The Trouble with Transparency

I recently recorded and uploaded my 2nd update video to Youtube.

It documents my progress on the isometric game project I am working. Pixel transparency was a big issue I had to work out in the initial phase of developing the main game screen. When I developed the isometric tile drawing routine I noticed that the existing software was not designed for transparency or overlapping textures, both of which I needed for my game.

So I found the inline assembly code that is used to draw all the textures for the game and started modifying it to suit what I needed. On the original white background it looked as though I had accomplished what I needed, but when I started on the main game screen with a black background the errors in the algorithm were easy to spot. You can see in the video the specks of white.

The way the textures are designed, a 0 in either nibble of a byte means ‘draw nothing and do transparency’. So you should never have a white (color 0) dot drawn by the algorithm. So it was obvious that somehow a 0 was being placed in a byte and then written to screen memory. I looked at the code and realized that while performing bit manipulation I had changed the original value and introduced ‘0’s, but forgot to restore the original value before writing it to memory.

A second harder to find error showed itself with pixels that showed transparency when they should not. I found that when performing a comparison to decimal 16, that if the compared value was >$7f, the algorithm would branch to an unintended destination. After some digging in my 6809 manual, I discovered that the CMP opcode can only be tested with 4 branch opcodes. I was trying to test it with other branch opcodes, therefore it was showing what look like weird behavior when actually it was doing exactly what I told it to do.

I fixed those two bugs and did some testing to see if I could find any other issues, but everything seems to be working fine. It’ll get much more testing as I implement the gameplay.

As you can see in the video, the upper left of the main game screen contains a viewport which will be the play area of the game. The lower left gives information about how much crop the player has in stores. Next to that it shows how much money the player and AI currently possess. To the upper right is shown the value of each type of crop at the selling point.

Next, I want to do a little code cleanup. I’ve been really sloppy, especially with commenting out stuff and leaving it during testing. I would also like to create some functions to generalize the code and reduce the overall code size. After that, it’s head first into gameplay.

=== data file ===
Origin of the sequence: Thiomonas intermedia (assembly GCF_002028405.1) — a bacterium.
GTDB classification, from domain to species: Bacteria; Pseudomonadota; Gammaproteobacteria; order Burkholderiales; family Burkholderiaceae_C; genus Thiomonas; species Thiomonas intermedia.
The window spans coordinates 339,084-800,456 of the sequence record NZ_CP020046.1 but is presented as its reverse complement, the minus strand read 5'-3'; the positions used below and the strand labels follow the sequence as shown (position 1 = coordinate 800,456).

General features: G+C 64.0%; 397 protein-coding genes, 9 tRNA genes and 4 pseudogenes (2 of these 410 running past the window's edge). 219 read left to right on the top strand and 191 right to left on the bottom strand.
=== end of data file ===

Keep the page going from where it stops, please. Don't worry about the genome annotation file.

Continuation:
That’s all this time, talk to you next post!

Lets’ get this party started!

So, I got an email reminding me that the CoCoCrew are holding a CoCo project contest with CoCoFEST on the horizon. I have been wanting to attempt an isometric game on the CoCo so that will be my entry into the contest. I tried creating one years ago in BASIC and it was way to slow to be playable. This time around I plan to use the CMOC Compiler (w/inline assembly) on a CoCo3. I will be using Ubuntu Linux and Visual Studio Code for my OS and IDE, and MAME for emulation.

On the CMOC site I found a link which took me to a github with a program written in CMOC called Splinter. The game is rendered in 320*192*16 color mode and has keyboard and joystick routines in the source. It is a great base upon which to build. I wanted to use the 320*225*16 color mode, but with the limited time frame having a solid base to work with is more important that a few more line of resolution. To be clear, Splinter is not isometric nor does it have isometric routines , but it does have well written blitting routines, keyboard routines, joystick routines, with many critical pieces written with inline assembly. Having these routines available should enable me to have a shot at getting something playable in the time allotted for the contest.

The game is going to be a simple farming game. Name to be determined.

My goals for the project are:

Develop the fundamental routines necessary for the typical display and gameplay in most isometric games.

Use these routines and lessons learned from this project to make a more complete isometric game.

Have fun and get a playable game done for the contest!

The project objectives will be:

Create a intro screen for the game.

Create a main game screen with an isometric diamond map for the playfield.

Implement controls that will allow for plowing,sowing,growing, and harvesting several different crops. Types to be determined.

Implement an economy for selling crops. This may be the win condition of the game.

Implement AI to compete against.

I think that’s plenty to try to accomplish in the time available. I will also be posting progress videos on Youtube under my NukeJunkie account. Type it just like that (with the capitals) since there are several similar account names on Youtube if you want to follow along. That’s it for now. Wish me luck!!

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